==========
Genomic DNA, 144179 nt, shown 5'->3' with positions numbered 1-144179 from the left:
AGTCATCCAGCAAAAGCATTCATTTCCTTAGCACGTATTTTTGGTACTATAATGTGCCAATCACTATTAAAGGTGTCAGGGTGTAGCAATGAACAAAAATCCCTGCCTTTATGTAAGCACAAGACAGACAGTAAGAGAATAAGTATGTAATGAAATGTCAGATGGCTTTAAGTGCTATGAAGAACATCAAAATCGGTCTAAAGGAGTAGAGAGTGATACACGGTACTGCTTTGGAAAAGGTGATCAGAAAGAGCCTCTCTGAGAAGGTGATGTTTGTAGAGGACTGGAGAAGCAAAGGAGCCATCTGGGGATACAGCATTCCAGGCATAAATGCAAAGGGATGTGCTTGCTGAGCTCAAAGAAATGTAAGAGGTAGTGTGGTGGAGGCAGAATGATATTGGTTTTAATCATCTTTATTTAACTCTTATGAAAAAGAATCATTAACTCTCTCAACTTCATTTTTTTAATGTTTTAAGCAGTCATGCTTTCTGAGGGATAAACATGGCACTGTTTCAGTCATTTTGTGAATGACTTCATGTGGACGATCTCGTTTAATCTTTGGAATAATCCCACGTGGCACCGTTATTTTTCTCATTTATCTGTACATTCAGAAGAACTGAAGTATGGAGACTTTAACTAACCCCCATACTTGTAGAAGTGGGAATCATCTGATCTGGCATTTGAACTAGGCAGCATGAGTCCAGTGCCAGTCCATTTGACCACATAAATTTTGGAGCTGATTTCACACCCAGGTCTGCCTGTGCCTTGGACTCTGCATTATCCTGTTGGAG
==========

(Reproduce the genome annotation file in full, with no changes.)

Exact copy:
Genomic DNA, 144179 nt, shown 5'->3' with positions numbered 1-144179 from the left:
AGTCATCCAGCAAAAGCATTCATTTCCTTAGCACGTATTTTTGGTACTATAATGTGCCAATCACTATTAAAGGTGTCAGGGTGTAGCAATGAACAAAAATCCCTGCCTTTATGTAAGCACAAGACAGACAGTAAGAGAATAAGTATGTAATGAAATGTCAGATGGCTTTAAGTGCTATGAAGAACATCAAAATCGGTCTAAAGGAGTAGAGAGTGATACACGGTACTGCTTTGGAAAAGGTGATCAGAAAGAGCCTCTCTGAGAAGGTGATGTTTGTAGAGGACTGGAGAAGCAAAGGAGCCATCTGGGGATACAGCATTCCAGGCATAAATGCAAAGGGATGTGCTTGCTGAGCTCAAAGAAATGTAAGAGGTAGTGTGGTGGAGGCAGAATGATATTGGTTTTAATCATCTTTATTTAACTCTTATGAAAAAGAATCATTAACTCTCTCAACTTCATTTTTTTAATGTTTTAAGCAGTCATGCTTTCTGAGGGATAAACATGGCACTGTTTCAGTCATTTTGTGAATGACTTCATGTGGACGATCTCGTTTAATCTTTGGAATAATCCCACGTGGCACCGTTATTTTTCTCATTTATCTGTACATTCAGAAGAACTGAAGTATGGAGACTTTAACTAACCCCCATACTTGTAGAAGTGGGAATCATCTGATCTGGCATTTGAACTAGGCAGCATGAGTCCAGTGCCAGTCCATTTGACCACATAAATTTTGGAGCTGATTTCACACCCAGGTCTGCCTGTGCCTTGGACTCTGCATTATCCTGTTGGAG